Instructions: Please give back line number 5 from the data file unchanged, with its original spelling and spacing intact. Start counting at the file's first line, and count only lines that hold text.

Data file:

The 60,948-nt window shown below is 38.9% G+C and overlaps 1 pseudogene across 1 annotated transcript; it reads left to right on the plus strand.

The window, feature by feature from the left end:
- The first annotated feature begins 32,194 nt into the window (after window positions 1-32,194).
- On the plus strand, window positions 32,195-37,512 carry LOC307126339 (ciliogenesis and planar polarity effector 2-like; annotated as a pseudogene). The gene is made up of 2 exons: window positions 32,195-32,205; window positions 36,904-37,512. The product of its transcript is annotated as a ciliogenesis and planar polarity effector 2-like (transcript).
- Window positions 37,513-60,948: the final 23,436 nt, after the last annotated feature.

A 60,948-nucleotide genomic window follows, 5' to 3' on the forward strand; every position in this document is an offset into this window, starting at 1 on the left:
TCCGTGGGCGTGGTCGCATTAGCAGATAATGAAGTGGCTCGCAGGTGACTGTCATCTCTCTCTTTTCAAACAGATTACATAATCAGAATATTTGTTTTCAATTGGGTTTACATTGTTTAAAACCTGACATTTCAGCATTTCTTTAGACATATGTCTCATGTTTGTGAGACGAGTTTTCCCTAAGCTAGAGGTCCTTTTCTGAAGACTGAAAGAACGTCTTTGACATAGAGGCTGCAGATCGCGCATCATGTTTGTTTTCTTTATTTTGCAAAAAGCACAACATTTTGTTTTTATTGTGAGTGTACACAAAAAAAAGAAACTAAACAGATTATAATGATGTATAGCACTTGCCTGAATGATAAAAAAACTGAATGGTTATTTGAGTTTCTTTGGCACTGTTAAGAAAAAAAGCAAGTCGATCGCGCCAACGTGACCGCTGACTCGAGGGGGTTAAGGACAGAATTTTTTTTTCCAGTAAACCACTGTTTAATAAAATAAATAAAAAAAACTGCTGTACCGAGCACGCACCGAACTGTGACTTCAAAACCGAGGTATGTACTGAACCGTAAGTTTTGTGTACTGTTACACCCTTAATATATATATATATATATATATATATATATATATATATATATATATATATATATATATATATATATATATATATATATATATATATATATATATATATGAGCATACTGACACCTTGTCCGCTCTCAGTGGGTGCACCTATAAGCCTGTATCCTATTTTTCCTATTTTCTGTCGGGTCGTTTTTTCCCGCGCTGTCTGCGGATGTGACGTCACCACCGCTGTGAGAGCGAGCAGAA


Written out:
- Window positions 37,513-60,948: the final 23,436 nt, after the last annotated feature.